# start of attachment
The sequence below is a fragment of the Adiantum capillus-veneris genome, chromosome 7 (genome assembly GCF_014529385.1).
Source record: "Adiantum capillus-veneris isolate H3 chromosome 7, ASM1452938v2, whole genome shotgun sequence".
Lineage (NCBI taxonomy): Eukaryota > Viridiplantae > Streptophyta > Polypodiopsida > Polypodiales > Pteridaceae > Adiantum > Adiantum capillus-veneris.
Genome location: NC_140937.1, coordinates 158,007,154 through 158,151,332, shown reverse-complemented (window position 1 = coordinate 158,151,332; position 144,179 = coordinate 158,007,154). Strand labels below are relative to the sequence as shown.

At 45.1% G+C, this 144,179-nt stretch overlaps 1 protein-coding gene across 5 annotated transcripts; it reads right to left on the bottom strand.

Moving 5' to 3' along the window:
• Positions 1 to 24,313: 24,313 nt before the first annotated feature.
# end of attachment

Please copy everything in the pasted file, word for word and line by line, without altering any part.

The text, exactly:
The sequence below is a fragment of the Adiantum capillus-veneris genome, chromosome 7 (genome assembly GCF_014529385.1).
Source record: "Adiantum capillus-veneris isolate H3 chromosome 7, ASM1452938v2, whole genome shotgun sequence".
Lineage (NCBI taxonomy): Eukaryota > Viridiplantae > Streptophyta > Polypodiopsida > Polypodiales > Pteridaceae > Adiantum > Adiantum capillus-veneris.
Genome location: NC_140937.1, coordinates 158,007,154 through 158,151,332, shown reverse-complemented (window position 1 = coordinate 158,151,332; position 144,179 = coordinate 158,007,154). Strand labels below are relative to the sequence as shown.

At 45.1% G+C, this 144,179-nt stretch overlaps 1 protein-coding gene across 5 annotated transcripts; it reads right to left on the bottom strand.

Moving 5' to 3' along the window:
• Positions 1 to 24,313: 24,313 nt before the first annotated feature.